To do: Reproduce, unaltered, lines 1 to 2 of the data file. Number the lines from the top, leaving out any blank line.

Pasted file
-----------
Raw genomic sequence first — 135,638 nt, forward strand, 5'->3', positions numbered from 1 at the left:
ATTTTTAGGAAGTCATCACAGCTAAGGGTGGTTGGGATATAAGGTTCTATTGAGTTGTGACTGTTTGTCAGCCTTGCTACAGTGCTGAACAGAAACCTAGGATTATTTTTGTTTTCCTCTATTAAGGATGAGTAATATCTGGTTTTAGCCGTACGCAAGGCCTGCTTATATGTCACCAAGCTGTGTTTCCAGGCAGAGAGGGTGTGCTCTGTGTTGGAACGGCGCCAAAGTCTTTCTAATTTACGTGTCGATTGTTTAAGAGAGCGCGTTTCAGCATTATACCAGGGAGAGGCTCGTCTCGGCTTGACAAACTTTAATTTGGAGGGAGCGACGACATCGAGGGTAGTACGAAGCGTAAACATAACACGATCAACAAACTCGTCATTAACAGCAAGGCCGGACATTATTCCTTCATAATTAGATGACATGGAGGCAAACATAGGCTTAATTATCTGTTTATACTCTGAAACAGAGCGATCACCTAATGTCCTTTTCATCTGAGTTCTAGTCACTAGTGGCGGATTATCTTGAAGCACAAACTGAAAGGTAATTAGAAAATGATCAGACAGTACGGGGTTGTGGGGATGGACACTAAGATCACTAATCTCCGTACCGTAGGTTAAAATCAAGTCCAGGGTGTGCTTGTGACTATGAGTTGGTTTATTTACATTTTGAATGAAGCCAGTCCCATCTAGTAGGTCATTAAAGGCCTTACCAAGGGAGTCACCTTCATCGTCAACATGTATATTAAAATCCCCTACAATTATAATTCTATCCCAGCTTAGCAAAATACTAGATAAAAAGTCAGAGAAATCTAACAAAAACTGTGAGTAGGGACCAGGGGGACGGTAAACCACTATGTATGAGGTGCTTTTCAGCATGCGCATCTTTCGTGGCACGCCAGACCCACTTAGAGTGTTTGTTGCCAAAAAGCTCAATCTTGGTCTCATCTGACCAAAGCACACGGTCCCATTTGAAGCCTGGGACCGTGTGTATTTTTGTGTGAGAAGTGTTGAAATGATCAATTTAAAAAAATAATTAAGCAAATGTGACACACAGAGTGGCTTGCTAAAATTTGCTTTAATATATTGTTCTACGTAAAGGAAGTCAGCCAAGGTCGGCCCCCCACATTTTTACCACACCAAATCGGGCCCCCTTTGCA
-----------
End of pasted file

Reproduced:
Raw genomic sequence first — 135,638 nt, forward strand, 5'->3', positions numbered from 1 at the left:
ATTTTTAGGAAGTCATCACAGCTAAGGGTGGTTGGGATATAAGGTTCTATTGAGTTGTGACTGTTTGTCAGCCTTGCTACAGTGCTGAACAGAAACCTAGGATTATTTTTGTTTTCCTCTATTAAGGATGAGTAATATCTGGTTTTAGCCGTACGCAAGGCCTGCTTATATGTCACCAAGCTGTGTTTCCAGGCAGAGAGGGTGTGCTCTGTGTTGGAACGGCGCCAAAGTCTTTCTAATTTACGTGTCGATTGTTTAAGAGAGCGCGTTTCAGCATTATACCAGGGAGAGGCTCGTCTCGGCTTGACAAACTTTAATTTGGAGGGAGCGACGACATCGAGGGTAGTACGAAGCGTAAACATAACACGATCAACAAACTCGTCATTAACAGCAAGGCCGGACATTATTCCTTCATAATTAGATGACATGGAGGCAAACATAGGCTTAATTATCTGTTTATACTCTGAAACAGAGCGATCACCTAATGTCCTTTTCATCTGAGTTCTAGTCACTAGTGGCGGATTATCTTGAAGCACAAACTGAAAGGTAATTAGAAAATGATCAGACAGTACGGGGTTGTGGGGATGGACACTAAGATCACTAATCTCCGTACCGTAGGTTAAAATCAAGTCCAGGGTGTGCTTGTGACTATGAGTTGGTTTATTTACATTTTGAATGAAGCCAGTCCCATCTAGTAGGTCATTAAAGGCCTTACCAAGGGAGTCACCTTCATCGTCAACATGTATATTAAAATCCCCTACAATTATAATTCTATCCCAGCTTAGCAAAATACTAGATAAAAAGTCAGAGAAATCTAACAAAAACTGTGAGTAGGGACCAGGGGGACGGTAAACCACTATGTATGAGGTGCTTTTCAGCATGCGCATCTTTCGTGGCACGCCAGACCCACTTAGAGTGTTTGTTGCCAAAAAGCTCAATCTTGGTCTCATCTGACCAAAGCACACGGTCCCATTTGAAGCCTGGGACCGTGTGTATTTTTGTGTGAGAAGTGTTGAAATGATCAATTTAAAAAAATAATTAAGCAAATGTGACACACAGAGTGGCTTGCTAAAATTTGCTTTAATATATTGTTCTACGTAAAGGAAGTCAGCCAAGGTCGGCCCCCCACATTTTTACCACACCAAATCGGGCCCCCTTTGCA